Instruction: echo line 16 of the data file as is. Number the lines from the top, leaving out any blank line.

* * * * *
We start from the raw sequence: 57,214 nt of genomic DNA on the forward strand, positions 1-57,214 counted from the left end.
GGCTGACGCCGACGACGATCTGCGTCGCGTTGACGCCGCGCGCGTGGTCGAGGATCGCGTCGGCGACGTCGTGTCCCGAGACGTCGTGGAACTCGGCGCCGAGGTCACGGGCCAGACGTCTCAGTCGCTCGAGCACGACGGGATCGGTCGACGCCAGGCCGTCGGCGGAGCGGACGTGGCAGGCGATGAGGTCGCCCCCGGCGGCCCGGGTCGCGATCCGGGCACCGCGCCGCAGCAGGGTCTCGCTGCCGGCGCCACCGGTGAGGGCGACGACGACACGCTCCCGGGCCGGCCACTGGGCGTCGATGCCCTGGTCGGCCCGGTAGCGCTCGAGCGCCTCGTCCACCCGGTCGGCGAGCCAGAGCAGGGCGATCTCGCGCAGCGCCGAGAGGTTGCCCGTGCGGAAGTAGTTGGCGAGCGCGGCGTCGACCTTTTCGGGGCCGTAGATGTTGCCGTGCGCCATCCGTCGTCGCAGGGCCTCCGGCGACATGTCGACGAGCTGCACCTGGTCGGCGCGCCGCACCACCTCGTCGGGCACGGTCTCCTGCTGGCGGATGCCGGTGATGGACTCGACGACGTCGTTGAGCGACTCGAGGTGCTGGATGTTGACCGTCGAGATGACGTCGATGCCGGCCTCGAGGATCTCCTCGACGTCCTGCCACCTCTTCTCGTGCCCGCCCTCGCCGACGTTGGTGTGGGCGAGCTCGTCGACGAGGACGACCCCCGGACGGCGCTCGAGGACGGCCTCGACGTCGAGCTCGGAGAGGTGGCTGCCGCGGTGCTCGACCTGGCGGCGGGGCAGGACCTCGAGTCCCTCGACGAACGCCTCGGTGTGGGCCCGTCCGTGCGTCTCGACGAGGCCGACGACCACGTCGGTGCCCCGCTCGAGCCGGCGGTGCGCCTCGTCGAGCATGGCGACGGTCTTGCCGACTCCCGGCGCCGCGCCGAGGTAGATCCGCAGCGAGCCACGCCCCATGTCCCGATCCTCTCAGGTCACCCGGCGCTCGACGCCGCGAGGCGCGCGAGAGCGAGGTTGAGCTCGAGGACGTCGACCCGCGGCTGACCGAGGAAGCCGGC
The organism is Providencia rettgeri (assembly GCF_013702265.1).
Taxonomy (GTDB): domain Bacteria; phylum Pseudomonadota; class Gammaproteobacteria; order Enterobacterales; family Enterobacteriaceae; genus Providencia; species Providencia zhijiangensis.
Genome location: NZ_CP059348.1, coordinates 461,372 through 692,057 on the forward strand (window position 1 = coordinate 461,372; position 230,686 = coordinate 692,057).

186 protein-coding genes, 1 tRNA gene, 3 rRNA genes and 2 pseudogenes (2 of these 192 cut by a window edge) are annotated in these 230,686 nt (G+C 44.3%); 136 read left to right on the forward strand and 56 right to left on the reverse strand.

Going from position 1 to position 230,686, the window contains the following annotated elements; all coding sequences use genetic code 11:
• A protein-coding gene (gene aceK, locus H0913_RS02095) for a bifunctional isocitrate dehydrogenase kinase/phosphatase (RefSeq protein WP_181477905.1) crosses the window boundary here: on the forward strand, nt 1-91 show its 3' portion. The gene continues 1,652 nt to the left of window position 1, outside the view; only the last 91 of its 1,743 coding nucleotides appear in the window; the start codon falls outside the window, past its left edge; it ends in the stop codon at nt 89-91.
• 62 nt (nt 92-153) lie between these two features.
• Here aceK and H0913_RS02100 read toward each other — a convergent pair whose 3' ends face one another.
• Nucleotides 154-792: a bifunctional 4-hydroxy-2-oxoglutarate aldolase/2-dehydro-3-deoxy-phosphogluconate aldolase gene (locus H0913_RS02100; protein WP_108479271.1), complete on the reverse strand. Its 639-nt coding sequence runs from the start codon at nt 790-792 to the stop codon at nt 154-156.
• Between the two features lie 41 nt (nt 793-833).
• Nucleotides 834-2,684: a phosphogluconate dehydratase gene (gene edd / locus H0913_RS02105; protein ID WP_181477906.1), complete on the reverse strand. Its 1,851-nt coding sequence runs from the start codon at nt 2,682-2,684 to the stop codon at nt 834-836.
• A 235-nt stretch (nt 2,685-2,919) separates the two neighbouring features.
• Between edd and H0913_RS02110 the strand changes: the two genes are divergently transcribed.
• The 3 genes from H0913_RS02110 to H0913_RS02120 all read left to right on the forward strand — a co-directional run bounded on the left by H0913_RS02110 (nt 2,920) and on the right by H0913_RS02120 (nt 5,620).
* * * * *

• The 3 genes from H0913_RS02110 to H0913_RS02120 all read left to right on the forward strand — a co-directional run bounded on the left by H0913_RS02110 (nt 2,920) and on the right by H0913_RS02120 (nt 5,620).